The vineyard is back at New Mexico State University’s Agricultural Science Center at Los Lunas. And visitors will have an opportunity to view the three-quarter-acre vineyard with 800 grapevines at the center's Aug. 15 field day.
“We have several trials going on in the vineyard,” said Gill Giese, NMSU Extension viticulturist who is conducting the various studies. “There are a total of 12 cultivars being studied.”
Six Vitis vinifera cultivars on three different trellis systems are being studied for ways to manage the canopy to optimize the impact of water use and grape quality.
“Because water is an issue throughout semi-arid New Mexico, we want to find the most efficient way to raise grapes for our expanding wine industry,” Giese said.
OWN-ROOTED VS. ROOTSTOCK
Another trial is being conducted with the red French-American hybrid Chambourcin variety, which has been grown by a substantial number of New Mexico winegrowers.
“This is a straightforward trial to compare own-rooted Chambourcin against those grafted to a rootstock,” Giese said. “We want to determine if there is a benefit by grafting and determine the appropriate crop load for New Mexico conditions.”
Giese is also evaluating the native grape Vitis aestivalis, a red grape native throughout the eastern United States out to Oklahoma and south to Texas. It is known as “Norton” or “Cynthiana” and is the state grape of Missouri.
“New Mexico growers are experimenting with this variety and have had success in the middle Rio Grande Valley,” Giese said. “We want to quantify tonnage per acre, optimal flavor, aroma and color for our state’s winegrowers.”
The last two wine grape cultivars are Arkansas hybrids called “Enchantment” and “Opportunity.” These have proven hardy in other regions and Giese wants to evaluate them under New Mexico conditions.
Visitors will notice a difference in the vineyard floor compared to traditional vineyards that typically have bare soil.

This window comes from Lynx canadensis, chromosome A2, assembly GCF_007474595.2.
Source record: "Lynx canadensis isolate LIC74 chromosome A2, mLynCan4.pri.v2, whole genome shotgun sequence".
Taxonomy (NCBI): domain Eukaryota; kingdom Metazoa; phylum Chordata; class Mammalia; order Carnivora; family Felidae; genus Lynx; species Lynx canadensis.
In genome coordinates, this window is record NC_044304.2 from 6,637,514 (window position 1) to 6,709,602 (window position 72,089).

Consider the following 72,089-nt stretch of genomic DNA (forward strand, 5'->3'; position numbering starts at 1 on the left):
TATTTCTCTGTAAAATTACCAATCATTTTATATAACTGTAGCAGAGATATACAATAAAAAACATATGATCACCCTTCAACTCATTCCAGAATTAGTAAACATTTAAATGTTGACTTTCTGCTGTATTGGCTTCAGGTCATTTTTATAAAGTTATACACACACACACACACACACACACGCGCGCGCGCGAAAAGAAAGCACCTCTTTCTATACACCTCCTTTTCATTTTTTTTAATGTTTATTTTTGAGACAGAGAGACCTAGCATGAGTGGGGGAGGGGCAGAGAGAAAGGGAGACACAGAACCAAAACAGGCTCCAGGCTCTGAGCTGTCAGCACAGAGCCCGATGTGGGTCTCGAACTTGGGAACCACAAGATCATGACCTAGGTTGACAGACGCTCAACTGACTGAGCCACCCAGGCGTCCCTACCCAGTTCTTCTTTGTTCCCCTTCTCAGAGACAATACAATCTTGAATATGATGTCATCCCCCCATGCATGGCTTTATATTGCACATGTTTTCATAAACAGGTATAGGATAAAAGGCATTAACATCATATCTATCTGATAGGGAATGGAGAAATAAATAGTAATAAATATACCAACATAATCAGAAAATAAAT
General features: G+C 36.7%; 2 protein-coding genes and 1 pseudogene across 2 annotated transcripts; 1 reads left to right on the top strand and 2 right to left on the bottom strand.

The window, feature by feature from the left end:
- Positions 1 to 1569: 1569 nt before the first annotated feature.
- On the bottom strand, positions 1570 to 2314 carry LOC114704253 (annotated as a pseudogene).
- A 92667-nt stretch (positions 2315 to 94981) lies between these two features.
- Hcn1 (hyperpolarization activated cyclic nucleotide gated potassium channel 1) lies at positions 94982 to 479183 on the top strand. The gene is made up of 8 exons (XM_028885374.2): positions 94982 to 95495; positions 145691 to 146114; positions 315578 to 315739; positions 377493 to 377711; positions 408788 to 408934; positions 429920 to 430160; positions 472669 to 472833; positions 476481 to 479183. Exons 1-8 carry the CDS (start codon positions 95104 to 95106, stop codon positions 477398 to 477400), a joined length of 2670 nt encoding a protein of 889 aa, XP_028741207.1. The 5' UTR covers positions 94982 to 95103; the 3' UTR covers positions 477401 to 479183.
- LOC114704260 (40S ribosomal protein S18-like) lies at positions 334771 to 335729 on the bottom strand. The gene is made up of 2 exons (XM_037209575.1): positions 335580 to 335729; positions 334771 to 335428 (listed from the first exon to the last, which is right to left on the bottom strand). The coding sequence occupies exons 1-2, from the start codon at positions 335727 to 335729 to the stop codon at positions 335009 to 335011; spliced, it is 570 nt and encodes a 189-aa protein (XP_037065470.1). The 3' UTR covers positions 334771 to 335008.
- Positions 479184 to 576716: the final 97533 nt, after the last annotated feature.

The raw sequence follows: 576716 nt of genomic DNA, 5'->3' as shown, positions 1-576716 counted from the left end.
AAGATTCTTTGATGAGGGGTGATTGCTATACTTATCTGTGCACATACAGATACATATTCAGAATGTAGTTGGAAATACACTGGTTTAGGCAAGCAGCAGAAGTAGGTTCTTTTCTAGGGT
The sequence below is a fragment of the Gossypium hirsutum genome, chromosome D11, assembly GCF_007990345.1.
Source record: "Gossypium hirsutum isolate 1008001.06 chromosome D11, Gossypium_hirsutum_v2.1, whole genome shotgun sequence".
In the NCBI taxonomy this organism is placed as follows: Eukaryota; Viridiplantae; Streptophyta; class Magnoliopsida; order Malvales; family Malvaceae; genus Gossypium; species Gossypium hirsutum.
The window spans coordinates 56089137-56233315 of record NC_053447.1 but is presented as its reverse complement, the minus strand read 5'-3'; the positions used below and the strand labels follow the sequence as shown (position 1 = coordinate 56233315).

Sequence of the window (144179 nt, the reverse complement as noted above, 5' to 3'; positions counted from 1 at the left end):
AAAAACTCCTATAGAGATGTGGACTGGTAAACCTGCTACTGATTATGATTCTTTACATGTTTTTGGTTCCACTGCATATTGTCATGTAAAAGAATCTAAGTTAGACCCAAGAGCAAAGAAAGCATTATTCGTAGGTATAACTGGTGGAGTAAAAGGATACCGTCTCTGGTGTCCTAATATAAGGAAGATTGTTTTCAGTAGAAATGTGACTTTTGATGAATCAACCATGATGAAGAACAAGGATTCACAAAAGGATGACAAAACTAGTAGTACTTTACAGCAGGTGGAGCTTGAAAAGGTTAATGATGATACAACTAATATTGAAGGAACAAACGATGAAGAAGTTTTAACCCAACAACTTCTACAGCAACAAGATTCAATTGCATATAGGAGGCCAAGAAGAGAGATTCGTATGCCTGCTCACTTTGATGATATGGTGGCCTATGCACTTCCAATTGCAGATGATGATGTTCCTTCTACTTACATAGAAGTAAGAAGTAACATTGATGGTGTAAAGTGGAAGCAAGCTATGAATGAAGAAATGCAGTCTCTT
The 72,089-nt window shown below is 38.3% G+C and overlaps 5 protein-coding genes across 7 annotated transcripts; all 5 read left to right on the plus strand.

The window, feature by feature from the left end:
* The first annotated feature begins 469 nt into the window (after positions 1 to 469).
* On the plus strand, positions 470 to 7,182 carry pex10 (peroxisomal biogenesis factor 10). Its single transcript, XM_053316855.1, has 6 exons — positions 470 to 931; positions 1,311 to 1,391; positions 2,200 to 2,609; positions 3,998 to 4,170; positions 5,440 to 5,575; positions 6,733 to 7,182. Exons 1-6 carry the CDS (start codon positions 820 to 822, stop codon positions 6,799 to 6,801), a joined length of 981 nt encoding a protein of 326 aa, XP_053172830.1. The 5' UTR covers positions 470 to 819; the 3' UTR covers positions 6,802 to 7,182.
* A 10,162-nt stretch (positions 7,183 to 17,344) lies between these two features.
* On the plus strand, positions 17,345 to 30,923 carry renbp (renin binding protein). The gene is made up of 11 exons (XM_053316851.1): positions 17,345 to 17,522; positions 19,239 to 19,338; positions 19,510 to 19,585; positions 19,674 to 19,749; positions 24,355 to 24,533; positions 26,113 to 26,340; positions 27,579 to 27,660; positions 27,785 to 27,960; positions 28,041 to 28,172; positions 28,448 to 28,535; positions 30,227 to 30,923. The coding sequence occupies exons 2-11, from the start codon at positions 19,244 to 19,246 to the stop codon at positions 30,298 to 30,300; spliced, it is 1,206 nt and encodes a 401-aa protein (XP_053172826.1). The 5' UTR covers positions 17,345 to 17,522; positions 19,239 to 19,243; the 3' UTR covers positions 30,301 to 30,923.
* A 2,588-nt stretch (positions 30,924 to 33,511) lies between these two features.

“We are establishing a ground cover of grasses native to the western U.S.,” Giese said. “We want to see if we can maintain a ground cover to improve or maintain soil health, mitigate erosion, support native pollinators and optimize vine overall performance.”
Field day registration begins at 7:30 a.m. with farm tours beginning at 9 a.m., with a free lunch to follow. The 200-acre agriculture experimental farm is shared by NMSU’s College of Agricultural, Consumer and Environmental Sciences and the U.S. Department of Agriculture’s Natural Resource Conservation Service plant center.
At the farm, researchers conduct studies on agronomics and horticulture crops, and sustainable farming practices for the middle Rio Grande Valley, central New Mexico and the Southwest.
Some of the work will be reported on during the field trip, including:
- Creating pollinator habitat with native plants
- Healthy soils, healthy you - mineral depletion of our food, how many servings of vegetables are enough.
- Alfalfa and pasture research program
- Predicting crop drought stress in the field with above and below ground monitoring
- Sustainable bio-economy for arid regions – prospects of growing guar in Valencia County
- Removing sand burr seeds with recycled burlap
- Weed management in chile production
- Utilizing cover crops for soil improvement and weed management
- Jujube fruit production
- Brassicaceae biofumigation for weeds and soil-borne diseases in chile peppers
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